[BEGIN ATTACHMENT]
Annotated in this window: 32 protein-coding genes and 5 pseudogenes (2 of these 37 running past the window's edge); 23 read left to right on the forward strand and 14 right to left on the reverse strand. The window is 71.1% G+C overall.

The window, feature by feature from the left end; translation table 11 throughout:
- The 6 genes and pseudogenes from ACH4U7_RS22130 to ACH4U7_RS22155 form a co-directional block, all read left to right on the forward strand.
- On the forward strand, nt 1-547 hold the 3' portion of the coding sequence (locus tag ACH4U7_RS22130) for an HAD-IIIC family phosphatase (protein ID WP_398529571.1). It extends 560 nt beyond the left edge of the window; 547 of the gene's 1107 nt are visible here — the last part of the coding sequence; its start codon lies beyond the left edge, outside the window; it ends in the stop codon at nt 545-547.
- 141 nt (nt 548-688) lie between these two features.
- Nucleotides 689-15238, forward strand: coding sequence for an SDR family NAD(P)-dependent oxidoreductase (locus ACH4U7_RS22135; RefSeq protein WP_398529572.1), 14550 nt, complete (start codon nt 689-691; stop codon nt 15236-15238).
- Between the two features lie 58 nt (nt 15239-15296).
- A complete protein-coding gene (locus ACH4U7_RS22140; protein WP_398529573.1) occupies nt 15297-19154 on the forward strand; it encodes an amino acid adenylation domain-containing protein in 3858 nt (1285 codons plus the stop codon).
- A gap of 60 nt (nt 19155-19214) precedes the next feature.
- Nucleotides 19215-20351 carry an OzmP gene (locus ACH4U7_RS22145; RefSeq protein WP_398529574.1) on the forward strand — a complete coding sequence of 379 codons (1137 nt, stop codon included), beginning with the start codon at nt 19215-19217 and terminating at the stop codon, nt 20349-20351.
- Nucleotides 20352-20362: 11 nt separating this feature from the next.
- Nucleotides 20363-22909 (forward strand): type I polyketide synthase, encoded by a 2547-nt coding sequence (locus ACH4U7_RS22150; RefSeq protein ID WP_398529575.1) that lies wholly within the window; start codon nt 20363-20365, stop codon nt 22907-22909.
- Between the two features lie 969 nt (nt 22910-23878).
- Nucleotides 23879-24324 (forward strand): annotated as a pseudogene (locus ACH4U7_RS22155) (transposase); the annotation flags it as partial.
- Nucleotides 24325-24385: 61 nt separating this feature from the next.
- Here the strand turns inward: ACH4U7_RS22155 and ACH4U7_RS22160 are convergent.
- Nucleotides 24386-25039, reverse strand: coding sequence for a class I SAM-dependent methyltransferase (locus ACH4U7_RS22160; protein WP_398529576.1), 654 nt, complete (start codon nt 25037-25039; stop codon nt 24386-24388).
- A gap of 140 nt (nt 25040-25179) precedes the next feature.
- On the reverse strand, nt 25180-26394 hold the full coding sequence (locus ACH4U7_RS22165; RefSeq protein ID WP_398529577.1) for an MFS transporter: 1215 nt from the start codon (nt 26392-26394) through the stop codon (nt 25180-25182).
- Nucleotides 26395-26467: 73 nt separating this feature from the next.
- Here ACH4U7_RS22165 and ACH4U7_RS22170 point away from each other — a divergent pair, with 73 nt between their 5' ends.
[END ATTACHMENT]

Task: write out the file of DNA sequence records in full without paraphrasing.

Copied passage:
Annotated in this window: 32 protein-coding genes and 5 pseudogenes (2 of these 37 running past the window's edge); 23 read left to right on the forward strand and 14 right to left on the reverse strand. The window is 71.1% G+C overall.

The window, feature by feature from the left end; translation table 11 throughout:
- The 6 genes and pseudogenes from ACH4U7_RS22130 to ACH4U7_RS22155 form a co-directional block, all read left to right on the forward strand.
- On the forward strand, nt 1-547 hold the 3' portion of the coding sequence (locus tag ACH4U7_RS22130) for an HAD-IIIC family phosphatase (protein ID WP_398529571.1). It extends 560 nt beyond the left edge of the window; 547 of the gene's 1107 nt are visible here — the last part of the coding sequence; its start codon lies beyond the left edge, outside the window; it ends in the stop codon at nt 545-547.
- 141 nt (nt 548-688) lie between these two features.
- Nucleotides 689-15238, forward strand: coding sequence for an SDR family NAD(P)-dependent oxidoreductase (locus ACH4U7_RS22135; RefSeq protein WP_398529572.1), 14550 nt, complete (start codon nt 689-691; stop codon nt 15236-15238).
- Between the two features lie 58 nt (nt 15239-15296).
- A complete protein-coding gene (locus ACH4U7_RS22140; protein WP_398529573.1) occupies nt 15297-19154 on the forward strand; it encodes an amino acid adenylation domain-containing protein in 3858 nt (1285 codons plus the stop codon).
- A gap of 60 nt (nt 19155-19214) precedes the next feature.
- Nucleotides 19215-20351 carry an OzmP gene (locus ACH4U7_RS22145; RefSeq protein WP_398529574.1) on the forward strand — a complete coding sequence of 379 codons (1137 nt, stop codon included), beginning with the start codon at nt 19215-19217 and terminating at the stop codon, nt 20349-20351.
- Nucleotides 20352-20362: 11 nt separating this feature from the next.
- Nucleotides 20363-22909 (forward strand): type I polyketide synthase, encoded by a 2547-nt coding sequence (locus ACH4U7_RS22150; RefSeq protein ID WP_398529575.1) that lies wholly within the window; start codon nt 20363-20365, stop codon nt 22907-22909.
- Between the two features lie 969 nt (nt 22910-23878).
- Nucleotides 23879-24324 (forward strand): annotated as a pseudogene (locus ACH4U7_RS22155) (transposase); the annotation flags it as partial.
- Nucleotides 24325-24385: 61 nt separating this feature from the next.
- Here the strand turns inward: ACH4U7_RS22155 and ACH4U7_RS22160 are convergent.
- Nucleotides 24386-25039, reverse strand: coding sequence for a class I SAM-dependent methyltransferase (locus ACH4U7_RS22160; protein WP_398529576.1), 654 nt, complete (start codon nt 25037-25039; stop codon nt 24386-24388).
- A gap of 140 nt (nt 25040-25179) precedes the next feature.
- On the reverse strand, nt 25180-26394 hold the full coding sequence (locus ACH4U7_RS22165; RefSeq protein ID WP_398529577.1) for an MFS transporter: 1215 nt from the start codon (nt 26392-26394) through the stop codon (nt 25180-25182).
- Nucleotides 26395-26467: 73 nt separating this feature from the next.
- Here ACH4U7_RS22165 and ACH4U7_RS22170 point away from each other — a divergent pair, with 73 nt between their 5' ends.